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Growth hormone stimulation test


Definition:

The growth hormone (GH) stimulation test measures the ability of  the body to produce GH.

Alternative Names:

Arginine test; Arginine-GHRH test

How the Test is Performed:

Blood is drawn several times. Blood samples are taken through an intravenous (IV) line instead of re-inserting the needle each time.The test takes between 2 to 5 hours.

The procedure is done the following way:

  • An IV is usually placed in a vein, most often the inside of the elbow or the back of the hand. The site is first cleaned with germ-killing medicine (antiseptic).
  • The first sample is drawn early in the morning.
  • Medicine is given through the vein. This medicine stimulates the pituitary gland to release GH. Several medicines are available. The doctor will decide which medicine is best.
  • Additional blood samples are drawn over the next few hours.
  • After the last sample is taken, the IV line is removed. Pressure is applied to stop any bleeding.
How to Prepare for the Test:

Do not eat for 10 to 12 hours before the test. Eating food can change the test results.

Some medicines can affect the test results. Ask your health care provider if you should stop taking any of your medicines before the test.

If your child will have this test, explain how the test will feel. You may want to demonstrate on a doll. The more familiar your child is with what will happen and the purpose of the procedure, the less anxiety he or she will feel.

How the Test will Feel:

When the needle is inserted to draw blood, some people feel moderate pain. Others feel only a prick or stinging sensation. Afterward, there may be some throbbing or a slight bruise. These soon go away.

Why the Test is Performed:

This test is most often done to find out whether GH deficiency is causing slowed growth.

Normal Results:
  • Normal peak value -- at least 10 ng/mL
  • Indeterminate -- 5 - 10 ng/mL
  • Subnormal -- 5 ng/mL

(A normal value rules out hGH deficiency; in some laboratories, the normal level is 7 ng/mL.)

Note: ng/mL = nanogram per milliliter.

Normal value ranges may vary slightly among different laboratories. Some labs use different measurements or test different samples. Talk to your doctor about the meaning of your specific test results.

What Abnormal Results Mean:

If this test does not raise GH levels, there is a reduced amount of hGH stored in the anterior pituitary.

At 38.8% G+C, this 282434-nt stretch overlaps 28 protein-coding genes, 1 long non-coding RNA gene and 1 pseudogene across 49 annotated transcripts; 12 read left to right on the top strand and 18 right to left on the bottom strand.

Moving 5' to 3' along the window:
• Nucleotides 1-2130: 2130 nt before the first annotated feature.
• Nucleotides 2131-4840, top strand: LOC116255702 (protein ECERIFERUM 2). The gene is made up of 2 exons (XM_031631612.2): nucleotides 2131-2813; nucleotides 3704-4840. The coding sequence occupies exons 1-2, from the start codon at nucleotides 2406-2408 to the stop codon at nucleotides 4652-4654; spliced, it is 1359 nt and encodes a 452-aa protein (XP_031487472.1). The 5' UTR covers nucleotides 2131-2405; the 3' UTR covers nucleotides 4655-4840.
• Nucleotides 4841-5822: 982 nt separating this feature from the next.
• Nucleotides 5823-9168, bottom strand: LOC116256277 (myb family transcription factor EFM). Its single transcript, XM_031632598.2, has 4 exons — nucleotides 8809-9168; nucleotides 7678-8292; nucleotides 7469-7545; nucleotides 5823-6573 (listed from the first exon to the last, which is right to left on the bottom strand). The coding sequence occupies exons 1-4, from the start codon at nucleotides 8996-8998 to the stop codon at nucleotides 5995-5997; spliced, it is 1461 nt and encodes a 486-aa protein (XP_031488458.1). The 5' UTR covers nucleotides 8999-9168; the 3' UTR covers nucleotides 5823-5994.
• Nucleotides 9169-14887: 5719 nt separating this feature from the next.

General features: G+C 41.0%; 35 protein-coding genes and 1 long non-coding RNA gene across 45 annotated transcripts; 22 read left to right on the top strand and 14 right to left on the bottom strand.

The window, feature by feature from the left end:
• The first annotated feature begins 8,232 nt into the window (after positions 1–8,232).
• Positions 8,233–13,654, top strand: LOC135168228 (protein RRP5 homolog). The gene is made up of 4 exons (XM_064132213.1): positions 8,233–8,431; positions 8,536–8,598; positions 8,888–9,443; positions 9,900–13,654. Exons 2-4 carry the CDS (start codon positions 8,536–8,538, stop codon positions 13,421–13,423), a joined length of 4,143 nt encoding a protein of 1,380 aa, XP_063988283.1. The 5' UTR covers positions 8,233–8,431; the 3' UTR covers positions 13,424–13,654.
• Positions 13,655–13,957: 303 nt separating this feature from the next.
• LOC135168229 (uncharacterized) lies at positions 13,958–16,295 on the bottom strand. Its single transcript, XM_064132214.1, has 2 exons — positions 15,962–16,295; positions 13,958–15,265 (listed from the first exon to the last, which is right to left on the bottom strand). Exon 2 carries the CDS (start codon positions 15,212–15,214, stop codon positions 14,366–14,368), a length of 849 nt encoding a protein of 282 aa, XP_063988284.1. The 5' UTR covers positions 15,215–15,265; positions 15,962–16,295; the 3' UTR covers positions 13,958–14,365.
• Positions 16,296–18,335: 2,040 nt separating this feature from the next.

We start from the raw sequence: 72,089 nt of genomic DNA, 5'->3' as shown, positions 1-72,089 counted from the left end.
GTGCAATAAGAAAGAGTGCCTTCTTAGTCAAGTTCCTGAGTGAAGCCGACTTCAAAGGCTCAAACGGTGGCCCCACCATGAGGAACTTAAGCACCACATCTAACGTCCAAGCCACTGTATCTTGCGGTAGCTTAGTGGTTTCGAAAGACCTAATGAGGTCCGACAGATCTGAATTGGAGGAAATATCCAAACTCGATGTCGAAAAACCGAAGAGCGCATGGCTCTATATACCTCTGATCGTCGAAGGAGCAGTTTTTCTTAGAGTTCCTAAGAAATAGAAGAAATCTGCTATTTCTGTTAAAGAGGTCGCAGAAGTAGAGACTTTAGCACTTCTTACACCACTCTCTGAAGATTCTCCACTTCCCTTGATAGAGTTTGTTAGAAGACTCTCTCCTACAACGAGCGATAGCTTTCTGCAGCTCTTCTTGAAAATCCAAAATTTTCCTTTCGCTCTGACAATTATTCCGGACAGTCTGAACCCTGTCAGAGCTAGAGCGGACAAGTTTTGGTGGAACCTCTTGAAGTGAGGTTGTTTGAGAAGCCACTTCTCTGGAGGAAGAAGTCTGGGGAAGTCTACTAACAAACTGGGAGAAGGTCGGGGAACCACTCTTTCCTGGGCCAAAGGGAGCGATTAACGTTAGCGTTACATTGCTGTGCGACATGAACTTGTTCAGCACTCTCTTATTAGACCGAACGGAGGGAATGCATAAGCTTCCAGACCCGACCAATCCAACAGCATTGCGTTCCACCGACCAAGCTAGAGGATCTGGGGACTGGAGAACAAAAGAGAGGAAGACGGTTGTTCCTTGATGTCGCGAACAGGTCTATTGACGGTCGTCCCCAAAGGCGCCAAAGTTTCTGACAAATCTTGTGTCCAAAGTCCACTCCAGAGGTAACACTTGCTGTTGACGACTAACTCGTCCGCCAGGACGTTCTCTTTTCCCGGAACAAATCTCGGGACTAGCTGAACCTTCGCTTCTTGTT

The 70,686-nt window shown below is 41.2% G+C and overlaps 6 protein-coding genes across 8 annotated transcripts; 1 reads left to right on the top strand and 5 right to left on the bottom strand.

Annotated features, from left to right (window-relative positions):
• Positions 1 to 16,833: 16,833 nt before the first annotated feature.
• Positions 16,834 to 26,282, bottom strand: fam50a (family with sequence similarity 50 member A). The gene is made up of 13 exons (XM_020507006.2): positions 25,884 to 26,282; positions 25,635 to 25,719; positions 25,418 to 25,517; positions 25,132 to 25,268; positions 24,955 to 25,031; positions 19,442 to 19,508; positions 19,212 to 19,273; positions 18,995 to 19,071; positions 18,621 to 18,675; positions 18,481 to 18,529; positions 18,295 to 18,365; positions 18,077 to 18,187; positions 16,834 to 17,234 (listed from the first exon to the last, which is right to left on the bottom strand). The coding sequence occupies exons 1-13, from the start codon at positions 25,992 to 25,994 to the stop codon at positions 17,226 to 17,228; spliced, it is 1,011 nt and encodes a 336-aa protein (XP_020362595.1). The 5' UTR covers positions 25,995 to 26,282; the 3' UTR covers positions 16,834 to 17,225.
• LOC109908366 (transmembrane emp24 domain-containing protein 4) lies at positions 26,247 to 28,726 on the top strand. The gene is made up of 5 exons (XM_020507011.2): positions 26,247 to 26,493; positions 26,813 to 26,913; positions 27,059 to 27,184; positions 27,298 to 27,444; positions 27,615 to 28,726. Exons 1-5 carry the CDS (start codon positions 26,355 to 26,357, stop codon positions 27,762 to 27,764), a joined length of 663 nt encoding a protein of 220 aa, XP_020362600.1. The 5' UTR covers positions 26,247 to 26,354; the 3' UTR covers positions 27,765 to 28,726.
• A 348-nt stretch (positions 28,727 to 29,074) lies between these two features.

In children, this results in growth hormone deficiency. In adults, it may be linked to panhypopituitarism or adult growth hormone deficiency.

Risks:

Veins and arteries vary in size from one patient to another and from one side of the body to the other. Obtaining a blood sample from some people may be more difficult than from others.

Other risks associated with having blood drawn are slight, but may include:

  • Excessive bleeding
  • Fainting or feeling lightheaded
  • Hematoma (blood accumulating under the skin)
  • Infection (a slight risk any time the skin is broken)

Medicines that stimulate the pituitary during the test may cause side effects. The doctor can tell you more about this.

References:

Parks JS, Felner EI. Hypopituitarism. In: Kliegman RM, Behrman RE, Jenson HB, Stanton BF, eds. Nelson Textbook of Pediatrics. 19th ed. Philadelphia, PA: Elsevier Saunders; 2011:chap 551.

Guber HA, Farag AF. Evaluation of endocrine function. In: McPherson RA, Pincus MR, eds. Henry’' Clinical Diagnosis and Management by Laboratory Methods. 22nd ed. Philadelphia, PA: Elsevier Saunders; 2011:chap 24.

Melmed S, Kleinberg D, Ho K. Pituitary physiology and diagnostic evaluation. In: Melmed S, Polonsky KS, Larsen PR, Kronenberg HM, eds. Williams Textbook of Endocrinology. 12th ed. Philadelphia, PA: Elsevier Saunders; 2011:chap 8.

Cooke DW, Divall SA, Radovick S. Normal and aberrant growth. In: Melmed S, Polonsky KS, Larsen PR, Kronenberg HM, eds. Williams Textbook of Endocrinology. 12th ed. Philadelphia, PA: Elsevier Saunders; 2011:chap 24.


Review Date: 8/22/2013
Reviewed By: Neil K. Kaneshiro, MD, MHA, Clinical Assistant Professor of Pediatrics, University of Washington School of Medicine. Also reviewed by David Zieve, MD, MHA, Bethanne Black, and the A.D.A.M. Editorial team.

The information provided herein should not be used during any medical emergency or for the diagnosis or treatment of any medical condition. A licensed physician should be consulted for diagnosis and treatment of any and all medical conditions. Call 911 for all medical emergencies. Links to other sites are provided for information only -- they do not constitute endorsements of those other sites. Copyright 2002 A.D.A.M., Inc. Any duplication or distribution of the information contained herein is strictly prohibited.

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